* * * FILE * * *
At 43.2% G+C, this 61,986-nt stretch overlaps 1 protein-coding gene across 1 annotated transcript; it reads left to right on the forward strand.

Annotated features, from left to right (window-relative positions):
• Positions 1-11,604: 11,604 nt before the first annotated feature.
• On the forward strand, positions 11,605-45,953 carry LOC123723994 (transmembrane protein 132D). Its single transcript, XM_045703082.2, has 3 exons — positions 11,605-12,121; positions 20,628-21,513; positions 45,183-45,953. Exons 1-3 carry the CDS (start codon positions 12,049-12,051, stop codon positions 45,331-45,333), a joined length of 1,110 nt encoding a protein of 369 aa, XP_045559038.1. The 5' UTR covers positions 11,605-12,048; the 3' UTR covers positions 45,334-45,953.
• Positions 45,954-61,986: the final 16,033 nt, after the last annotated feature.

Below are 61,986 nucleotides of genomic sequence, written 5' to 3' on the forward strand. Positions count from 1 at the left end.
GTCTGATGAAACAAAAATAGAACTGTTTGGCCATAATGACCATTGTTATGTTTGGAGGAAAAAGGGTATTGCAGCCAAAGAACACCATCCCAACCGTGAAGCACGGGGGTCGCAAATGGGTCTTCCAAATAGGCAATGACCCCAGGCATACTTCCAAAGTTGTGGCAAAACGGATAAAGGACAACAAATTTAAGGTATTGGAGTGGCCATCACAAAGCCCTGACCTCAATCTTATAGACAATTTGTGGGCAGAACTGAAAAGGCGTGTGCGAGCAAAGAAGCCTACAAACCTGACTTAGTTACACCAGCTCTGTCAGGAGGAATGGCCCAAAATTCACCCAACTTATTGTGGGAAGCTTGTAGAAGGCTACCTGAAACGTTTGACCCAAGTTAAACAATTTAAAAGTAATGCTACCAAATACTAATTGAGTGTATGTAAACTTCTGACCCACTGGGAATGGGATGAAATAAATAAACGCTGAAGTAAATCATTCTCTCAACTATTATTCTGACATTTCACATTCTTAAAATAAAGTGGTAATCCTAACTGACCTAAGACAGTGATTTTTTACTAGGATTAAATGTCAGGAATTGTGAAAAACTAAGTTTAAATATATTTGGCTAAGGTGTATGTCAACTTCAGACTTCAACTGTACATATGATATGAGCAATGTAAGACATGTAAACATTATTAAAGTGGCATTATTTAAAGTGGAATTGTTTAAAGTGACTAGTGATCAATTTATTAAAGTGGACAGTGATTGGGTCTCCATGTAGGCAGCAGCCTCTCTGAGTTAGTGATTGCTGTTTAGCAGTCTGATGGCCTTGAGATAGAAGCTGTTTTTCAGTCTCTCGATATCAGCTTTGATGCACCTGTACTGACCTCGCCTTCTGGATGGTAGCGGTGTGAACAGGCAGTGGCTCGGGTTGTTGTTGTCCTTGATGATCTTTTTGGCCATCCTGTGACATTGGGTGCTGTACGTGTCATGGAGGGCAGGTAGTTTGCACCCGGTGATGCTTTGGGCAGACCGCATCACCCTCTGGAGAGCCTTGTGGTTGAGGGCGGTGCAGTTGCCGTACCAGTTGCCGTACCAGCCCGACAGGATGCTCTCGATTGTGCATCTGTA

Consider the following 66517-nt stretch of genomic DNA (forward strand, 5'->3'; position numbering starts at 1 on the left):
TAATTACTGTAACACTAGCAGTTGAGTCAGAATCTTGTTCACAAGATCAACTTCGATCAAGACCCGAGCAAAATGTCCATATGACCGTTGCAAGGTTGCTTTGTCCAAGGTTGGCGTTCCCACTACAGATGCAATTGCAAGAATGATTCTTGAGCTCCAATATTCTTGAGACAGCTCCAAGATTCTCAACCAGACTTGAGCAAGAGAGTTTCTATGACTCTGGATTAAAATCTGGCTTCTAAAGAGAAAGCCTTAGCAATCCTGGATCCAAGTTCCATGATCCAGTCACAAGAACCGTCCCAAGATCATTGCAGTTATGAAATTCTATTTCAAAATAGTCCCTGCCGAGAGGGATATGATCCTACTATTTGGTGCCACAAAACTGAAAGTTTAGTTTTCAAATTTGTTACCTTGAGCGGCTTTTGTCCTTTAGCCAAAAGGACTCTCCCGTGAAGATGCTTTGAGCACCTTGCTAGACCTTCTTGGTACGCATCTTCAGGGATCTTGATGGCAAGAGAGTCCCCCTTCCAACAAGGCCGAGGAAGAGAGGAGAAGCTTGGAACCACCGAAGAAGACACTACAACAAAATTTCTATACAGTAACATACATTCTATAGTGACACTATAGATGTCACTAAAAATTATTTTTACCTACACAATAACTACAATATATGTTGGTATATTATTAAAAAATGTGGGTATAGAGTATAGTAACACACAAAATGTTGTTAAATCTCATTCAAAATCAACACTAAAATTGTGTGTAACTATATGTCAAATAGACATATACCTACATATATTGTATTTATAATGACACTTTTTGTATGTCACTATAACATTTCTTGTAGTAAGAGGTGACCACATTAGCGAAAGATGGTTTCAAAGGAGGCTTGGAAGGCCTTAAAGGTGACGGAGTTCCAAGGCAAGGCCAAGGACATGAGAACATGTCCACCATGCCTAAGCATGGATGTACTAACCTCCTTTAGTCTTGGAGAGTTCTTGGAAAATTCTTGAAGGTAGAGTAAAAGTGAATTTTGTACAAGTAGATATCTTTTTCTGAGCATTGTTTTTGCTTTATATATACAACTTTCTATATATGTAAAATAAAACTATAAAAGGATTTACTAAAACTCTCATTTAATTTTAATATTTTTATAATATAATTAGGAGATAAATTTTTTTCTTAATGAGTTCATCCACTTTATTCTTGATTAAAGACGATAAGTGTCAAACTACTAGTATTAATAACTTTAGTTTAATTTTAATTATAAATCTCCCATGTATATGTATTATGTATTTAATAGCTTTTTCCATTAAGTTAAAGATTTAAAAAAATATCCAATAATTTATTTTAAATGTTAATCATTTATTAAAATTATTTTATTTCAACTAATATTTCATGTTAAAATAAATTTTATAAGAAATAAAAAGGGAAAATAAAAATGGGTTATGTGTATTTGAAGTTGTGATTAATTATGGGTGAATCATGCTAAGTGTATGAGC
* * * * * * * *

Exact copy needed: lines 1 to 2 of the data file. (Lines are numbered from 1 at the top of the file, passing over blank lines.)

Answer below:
At 43.2% G+C, this 61,986-nt stretch overlaps 1 protein-coding gene across 1 annotated transcript; it reads left to right on the forward strand.

Annotated features, from left to right (window-relative positions):